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British Somalis And FGM: ‘Everybody Is A Suspect – you are guilty until proven innocent’

By Saffron Karlsen, Christina Pantazis, Magda Mogilnicka & Natasha Carver

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Female Genital Mutilation (FGM), whereby the female genitals are deliberately injured or changed for non-medical reasons, is considered by the UN to be a “global concern”.

International organizations often report statistical evidence that 98% of women and girls in Somalia/Somaliland have undergone FGM.

Because of this international evidence, girls born to Somali parents living in the UK are considered to be at high risk of experiencing FGM. Yet research shows that attitudes towards FGM change dramatically following migration and therefore girls in the UK are unlikely to be put through this procedure.

Concern over the practice of FGM has led the UK government to create policies intended to protect girls at risk. Known as FGM safeguarding, these policies require professionals – such as teachers, healthcare or youth workers – to report to the police any concerns that a child has had, or could be at risk of, FGM.

Our research presents the views of Somali families living in Bristol with experience of FGM safeguarding. Our findings were collected during six focus groups with 30 Somali men, women and young adults during the summer of 2018.

Somalis in our study were committed to ending FGM, but felt detrimentally affected by existing approaches to FGM safeguarding. A sense of the exploitation of a disempowered community pervaded our discussions.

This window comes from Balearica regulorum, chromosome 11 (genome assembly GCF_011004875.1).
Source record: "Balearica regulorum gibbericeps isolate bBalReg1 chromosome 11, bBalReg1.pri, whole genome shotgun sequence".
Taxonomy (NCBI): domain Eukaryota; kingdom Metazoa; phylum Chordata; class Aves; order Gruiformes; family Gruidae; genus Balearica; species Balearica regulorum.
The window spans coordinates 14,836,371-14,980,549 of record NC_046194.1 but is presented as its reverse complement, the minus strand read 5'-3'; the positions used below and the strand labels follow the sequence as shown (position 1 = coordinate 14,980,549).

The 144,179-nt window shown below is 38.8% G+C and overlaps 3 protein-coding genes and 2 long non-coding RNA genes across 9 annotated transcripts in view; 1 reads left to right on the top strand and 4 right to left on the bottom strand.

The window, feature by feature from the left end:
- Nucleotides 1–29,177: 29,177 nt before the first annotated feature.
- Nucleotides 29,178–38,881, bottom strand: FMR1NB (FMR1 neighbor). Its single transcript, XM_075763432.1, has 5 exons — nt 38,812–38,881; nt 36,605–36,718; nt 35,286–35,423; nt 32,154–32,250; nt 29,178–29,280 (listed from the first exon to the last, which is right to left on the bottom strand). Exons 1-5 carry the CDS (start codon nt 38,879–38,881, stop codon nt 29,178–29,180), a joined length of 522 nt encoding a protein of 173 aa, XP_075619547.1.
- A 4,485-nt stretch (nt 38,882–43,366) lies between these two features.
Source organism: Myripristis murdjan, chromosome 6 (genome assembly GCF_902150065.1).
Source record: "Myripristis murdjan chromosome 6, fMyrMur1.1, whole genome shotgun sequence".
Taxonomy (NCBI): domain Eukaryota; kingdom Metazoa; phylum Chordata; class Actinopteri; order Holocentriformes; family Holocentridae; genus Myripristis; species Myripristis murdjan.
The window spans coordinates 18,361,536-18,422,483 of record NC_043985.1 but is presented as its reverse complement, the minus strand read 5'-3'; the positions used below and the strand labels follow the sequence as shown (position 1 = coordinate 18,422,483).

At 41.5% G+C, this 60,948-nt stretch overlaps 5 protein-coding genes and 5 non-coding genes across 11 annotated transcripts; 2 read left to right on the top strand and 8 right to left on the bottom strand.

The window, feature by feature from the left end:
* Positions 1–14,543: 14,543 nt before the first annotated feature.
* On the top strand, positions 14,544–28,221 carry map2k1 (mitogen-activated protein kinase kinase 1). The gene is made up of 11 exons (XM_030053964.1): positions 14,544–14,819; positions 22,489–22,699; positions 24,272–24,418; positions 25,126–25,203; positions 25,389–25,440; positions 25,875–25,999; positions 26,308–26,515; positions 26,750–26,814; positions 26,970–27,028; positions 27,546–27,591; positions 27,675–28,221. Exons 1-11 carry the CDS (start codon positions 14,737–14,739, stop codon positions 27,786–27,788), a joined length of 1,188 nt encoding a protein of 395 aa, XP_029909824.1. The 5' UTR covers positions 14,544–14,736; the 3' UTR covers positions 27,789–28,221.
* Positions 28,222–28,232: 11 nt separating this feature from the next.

Constant safeguarding

Many of the people we spoke with felt that FGM safeguarding led those in positions of authority and trust to put pressure on families to comply with demands that are stigmatizing, unjustified and contrary to their rights as British citizens.

Women experienced FGM safeguarding repeatedly in routine health visits – with midwives, GPs and health visitors. They felt that medical staff prioritized getting information for government FGM statistics over their health needs – without considering the trauma this could cause.

The women spoke about how health professionals repeatedly “put salt on the wound” caused by their own experiences of FGM through relentless and insensitive questioning. In response, participants reported avoiding or being scared to access medical care. One of the women we spoke to told us:

Before they cared about your health and how the child was feeling. Now it’s just FGM.

FGM safeguarding in schools usually occurred when parents asked to take their children on holiday during term time. Instead of appropriate guidelines being applied, participants believed that Somalis in Bristol were referred to social services by schools as a matter of course – regardless of any identified level of risk to their children.

These experiences stigmatized, traumatized and alienated Somali families, damaging their trust in schools. As one of the people we spoke with explained:

I thought that safeguarding was when a child is in danger. But for us it was just because we were Somali.

Referrals to social services frequently led to unannounced home visits by social workers and (sometimes uniformed) police. These visits scared and traumatized children and received particular condemnation from the people in our study.